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Tacked Navigating Deep Woods (Page 3 of 4)
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Link Posted: 7/29/2020 11:56:18 AM EDT
[#1]
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Originally Posted By Diz:
I know several guys have brought this up, but it bears repeating.  Guys these days are not brought up hunting and fishing like when I wuz a kid (and dinosaurs still roamed the earth; just thought I'
d add that in for ya).  So when we talk about nav in deep woods, with I2 or thermal even, we might need to back up and establish a base line here.  If you haven't spent a lot of time out in the woods, especially by yourself, at night, that there is a pre-requisite for operating with I2 or thermal.  These things should not be a crutch that you lean on, and fail to develop an imitate relationship with nay-ture.

Quite honestly, if you are good at night movement, and land nav, you can oftentimes move easier, more efficiently without it.  A lot depends on moon phase,  brush, enemy sit, yadi- yada, but sometimes it's damn near day light out there.  If you are comfortable with being out there, you don't even need it; your eyes work amazingly well when you learn to use them in the dark.  

It's funny, I grew up creeping around in the dark.  I lived in base housing, surrounded by chain link and barbed wire, with armed security guards at the gates.  In the summers we would roam all around, as late as our parents would allow.  If we did "sleep overs" of course we snuck out and walked around, playing hide n go seek with the roving security patrols.  I spent summers at my aunt's ranch in Oklahoma.  Hunting and fishing damn near every day.  But I get it, it's a different world today.  Nowadays you need to get some time in the woods, and get comfortable out there, before you add in land nav, and NV.
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This absolutely bears repeating!
VP
Link Posted: 7/30/2020 5:30:35 PM EDT
[#2]
Tag for more info.
Link Posted: 7/31/2020 7:20:43 AM EDT
[Last Edit: wjoutlaw] [#3]
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Originally Posted By snakeyes711:
Tag for more info.
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Theres really not much more to be said. Bottom line, ditch the expensive gear and get comfortable in the dark. Once you've mastered that, then add on your wizard eyes, you may find out they aren't really all that useful. Just my two cents.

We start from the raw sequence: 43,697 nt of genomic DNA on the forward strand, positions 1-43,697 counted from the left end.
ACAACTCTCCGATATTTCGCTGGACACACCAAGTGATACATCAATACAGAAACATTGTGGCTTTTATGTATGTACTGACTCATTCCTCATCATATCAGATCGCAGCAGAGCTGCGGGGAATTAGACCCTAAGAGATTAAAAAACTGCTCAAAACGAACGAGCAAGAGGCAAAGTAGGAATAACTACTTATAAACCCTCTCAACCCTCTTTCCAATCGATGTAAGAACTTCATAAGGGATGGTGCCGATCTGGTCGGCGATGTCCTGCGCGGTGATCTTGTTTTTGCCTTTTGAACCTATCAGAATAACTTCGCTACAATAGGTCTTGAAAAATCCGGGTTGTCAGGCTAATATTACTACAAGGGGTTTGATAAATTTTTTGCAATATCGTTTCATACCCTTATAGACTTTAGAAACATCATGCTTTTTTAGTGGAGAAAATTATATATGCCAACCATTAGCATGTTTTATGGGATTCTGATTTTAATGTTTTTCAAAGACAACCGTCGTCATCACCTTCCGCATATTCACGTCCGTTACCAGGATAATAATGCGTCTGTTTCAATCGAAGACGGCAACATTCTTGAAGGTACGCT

The darkest night I've ever seen and experienced was atJOTC,  Ft Sherman Panama. We did not move at night, period. It was too dangerous. The night there under triple canopy was a concerning, I could not even see my hand in front of my face, period.

The next time I was exposed to darkness like that was at Ft Polk during JRTC. It was like Panama. Even though i rated NODs there, I could not use them since the Opfor was also running night vision, so they were somewhat useless unless we were under open sky, in the woods, might as well not even have them.
Link Posted: 8/21/2020 6:35:30 PM EDT
[Last Edit: C-4] [#4]
Full moon is very helpful.  When it’s pitch black, it’s a challenge.
Link Posted: 8/22/2020 8:45:06 AM EDT
[#5]
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Originally Posted By HootieWho:
This thread is a little gold mine of info.
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needs pin, inclusion in a sticky or non archive tag
Link Posted: 8/22/2020 10:44:44 AM EDT
[#6]
Link Posted: 8/22/2020 11:26:37 AM EDT
[#7]
Just throwing out the current situation. If you are planning actions or shtf scenarios it won't be in deep forest, it'll be in streets and alleys. Plan accordingly for your expected situations.